It is as to whether Laniet could have continued to have respiratory activity at the time when David returned from his paper round. Assuming the alternative proposition that Robin was the killer, one would have to allow 15 min or so for him to have cleaned up after the shooting.
Subsequent to the first trial, I was the pathologist in the case of a motor vehicle crash in Kaikorai Valley Road. In that case the driver of the vehicle suffered an injury which almost completely transacted the lower brain at the point below where Laniet suffered, what I believe, was the fatal gunshot injury. The victim in the crash was reported by the ambulance officer who attended the case, about 15 minutes after it occurred , to be making a few gasping respirations when they arrived at the scene.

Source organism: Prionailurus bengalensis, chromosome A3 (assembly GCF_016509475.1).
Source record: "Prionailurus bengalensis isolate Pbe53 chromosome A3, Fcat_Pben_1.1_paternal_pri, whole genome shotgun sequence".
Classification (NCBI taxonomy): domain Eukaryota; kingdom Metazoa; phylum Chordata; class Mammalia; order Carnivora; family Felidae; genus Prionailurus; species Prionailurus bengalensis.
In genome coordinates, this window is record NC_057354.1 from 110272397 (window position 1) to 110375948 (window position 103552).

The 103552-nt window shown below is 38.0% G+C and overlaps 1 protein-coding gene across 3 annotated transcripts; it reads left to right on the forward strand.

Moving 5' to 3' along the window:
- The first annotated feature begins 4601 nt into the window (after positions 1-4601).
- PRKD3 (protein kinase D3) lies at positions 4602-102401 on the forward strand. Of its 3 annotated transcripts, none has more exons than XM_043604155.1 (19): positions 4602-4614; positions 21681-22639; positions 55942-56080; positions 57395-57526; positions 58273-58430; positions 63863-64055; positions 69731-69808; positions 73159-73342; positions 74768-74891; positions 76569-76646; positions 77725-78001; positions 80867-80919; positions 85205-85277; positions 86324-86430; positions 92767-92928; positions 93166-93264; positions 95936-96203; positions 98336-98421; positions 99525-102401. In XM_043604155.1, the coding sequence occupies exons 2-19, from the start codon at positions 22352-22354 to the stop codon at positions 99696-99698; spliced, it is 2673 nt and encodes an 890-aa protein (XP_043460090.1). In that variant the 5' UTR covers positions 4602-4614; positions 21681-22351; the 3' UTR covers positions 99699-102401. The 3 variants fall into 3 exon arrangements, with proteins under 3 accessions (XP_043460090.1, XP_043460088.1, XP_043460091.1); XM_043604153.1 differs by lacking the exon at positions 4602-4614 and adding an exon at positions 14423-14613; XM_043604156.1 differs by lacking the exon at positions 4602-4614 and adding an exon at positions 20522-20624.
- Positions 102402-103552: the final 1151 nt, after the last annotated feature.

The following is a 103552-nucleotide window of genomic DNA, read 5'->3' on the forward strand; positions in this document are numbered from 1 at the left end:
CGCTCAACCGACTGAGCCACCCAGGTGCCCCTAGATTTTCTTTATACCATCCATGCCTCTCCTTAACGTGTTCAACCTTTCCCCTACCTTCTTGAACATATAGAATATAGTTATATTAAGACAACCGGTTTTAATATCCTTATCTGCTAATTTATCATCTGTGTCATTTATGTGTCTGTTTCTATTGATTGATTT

As a result of this case, I do not feel that I can now express a firm opinion that Laniet could not have been heard to have been making gurgling noises at the time David returned from his paper round. It is impossible to determine conclusively, the precise effect on the nervous system of any single gunshot wound unless it completely destroys the medulla or hindbrain.
At the time of the trial I felt that prosecuting counsel, as reported, placed a greater emphasis on this point than I would have preferred on the basis of my evidence. I did expect, however, that my evidence, which I assume was scrutinized by the defence pathologist from the Victorian Forensic Institute, would have been challenged, if he saw any issues in it to which he took exception. Similarly other pathologists who had scrutinized my evidence in reviews of the case have not, to my knowledge, raised specific concerns.